The deterioration of the Argus Group, though, started long before the arrival of Surve. It began when Tony O’ Reilly bought the stable of newspapers. To his credit, he largely kept his nose out of editorial matters. However, he cut staff and stripped assets of the company with all profit going to Ireland.
Surve just exacerbated the problem. And the purge of white staff began when he fired Alide Dasnois, the editor of the Cape Times, for not putting the death of Nelson Mandela on the front page of her paper. Instead she produced a four-page wraparound, which was named by Time Magazine as one of the 15 best newspaper tributes to Mandela in the world.
The lead story on the front page of the Cape Times that fateful day was a story about Sekunjalo Marine Services Consortium and the Public Protector’s Report on a “fishy” tender. Surve owns Sekunjalo.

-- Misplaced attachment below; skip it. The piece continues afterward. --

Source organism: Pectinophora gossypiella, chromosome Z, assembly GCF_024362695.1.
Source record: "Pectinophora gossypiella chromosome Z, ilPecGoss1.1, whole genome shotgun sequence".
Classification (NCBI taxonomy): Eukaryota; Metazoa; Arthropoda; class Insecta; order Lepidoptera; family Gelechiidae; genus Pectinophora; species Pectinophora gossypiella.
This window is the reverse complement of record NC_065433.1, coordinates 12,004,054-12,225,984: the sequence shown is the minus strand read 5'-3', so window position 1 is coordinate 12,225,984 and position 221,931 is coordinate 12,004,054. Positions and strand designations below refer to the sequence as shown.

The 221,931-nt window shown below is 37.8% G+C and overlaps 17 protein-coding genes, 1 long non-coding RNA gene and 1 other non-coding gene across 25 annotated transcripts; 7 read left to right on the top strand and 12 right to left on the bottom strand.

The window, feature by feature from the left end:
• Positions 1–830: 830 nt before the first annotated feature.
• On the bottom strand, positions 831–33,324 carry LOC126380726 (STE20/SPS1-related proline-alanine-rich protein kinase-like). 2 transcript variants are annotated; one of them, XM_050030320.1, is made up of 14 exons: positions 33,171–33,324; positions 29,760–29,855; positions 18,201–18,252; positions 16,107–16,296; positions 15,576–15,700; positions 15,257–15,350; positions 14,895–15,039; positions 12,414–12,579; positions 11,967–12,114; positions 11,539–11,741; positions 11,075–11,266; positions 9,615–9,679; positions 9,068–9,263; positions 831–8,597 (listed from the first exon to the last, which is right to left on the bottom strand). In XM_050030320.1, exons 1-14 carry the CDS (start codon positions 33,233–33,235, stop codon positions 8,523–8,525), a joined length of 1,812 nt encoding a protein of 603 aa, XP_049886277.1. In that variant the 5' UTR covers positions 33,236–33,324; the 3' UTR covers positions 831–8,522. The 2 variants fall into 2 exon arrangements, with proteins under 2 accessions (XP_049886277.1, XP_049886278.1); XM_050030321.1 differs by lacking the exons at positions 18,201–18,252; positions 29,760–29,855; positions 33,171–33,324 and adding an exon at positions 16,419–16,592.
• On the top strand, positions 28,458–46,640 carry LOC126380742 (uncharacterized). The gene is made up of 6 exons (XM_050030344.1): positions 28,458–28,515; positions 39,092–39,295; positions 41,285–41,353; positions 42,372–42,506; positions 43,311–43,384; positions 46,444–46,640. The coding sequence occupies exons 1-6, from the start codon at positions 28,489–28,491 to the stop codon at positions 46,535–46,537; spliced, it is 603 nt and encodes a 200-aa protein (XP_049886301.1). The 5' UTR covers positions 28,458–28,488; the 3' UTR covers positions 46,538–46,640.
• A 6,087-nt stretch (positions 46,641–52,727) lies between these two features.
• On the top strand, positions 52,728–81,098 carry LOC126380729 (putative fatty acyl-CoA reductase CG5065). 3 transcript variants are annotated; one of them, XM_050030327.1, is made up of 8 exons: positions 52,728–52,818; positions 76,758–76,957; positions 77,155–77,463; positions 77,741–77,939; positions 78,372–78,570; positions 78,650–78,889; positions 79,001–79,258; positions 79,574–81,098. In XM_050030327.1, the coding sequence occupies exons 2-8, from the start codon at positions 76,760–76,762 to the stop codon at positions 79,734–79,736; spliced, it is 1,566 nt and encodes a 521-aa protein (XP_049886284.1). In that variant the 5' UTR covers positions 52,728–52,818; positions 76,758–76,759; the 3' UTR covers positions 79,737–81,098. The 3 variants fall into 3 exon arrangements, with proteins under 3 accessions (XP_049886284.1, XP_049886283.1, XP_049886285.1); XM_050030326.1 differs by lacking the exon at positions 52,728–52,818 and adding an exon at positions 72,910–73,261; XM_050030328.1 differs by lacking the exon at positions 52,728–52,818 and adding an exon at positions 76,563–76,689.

Many other top-rated journalists, white, were fired on the flimsiest of pretexts. Among them Melanie Gosling, an award-winning environmental journalist, because she covered the Sekunjalo debacle; assistant editor, Tony Weaver, who stood up to Aneez Salie, then deputy editor, over a security guard who was shot dead inside the Pick n Pay branch at Waterstone Mall in Somerset West. At the daily news conference Salie instructed Weaver not to use the picture with the PnP sign which was central to the story, as it would not be fair to PnP, who incidentally is one of Independent’s biggest advertisers. Weaver vehemently disagreed but the next day the image appeared without the sign, although Die Burger and the Times did use it. Weaver’s weekly Man Friday column in the Cape Times was essential reading as was former editor John Scott’s incisive Notes from the House. Scott was summarily dismissed and Die Burger snapped up both columns. Tony Grogan’s Crack of Dawn, a staple in the Cape Times for many years, sank without trace or any notification whatsoever. Salie accused me of being racist when I asked why the “white” cartoonist’s sketch had been spiked without reason. Although he did say Grogan had told him he was tired.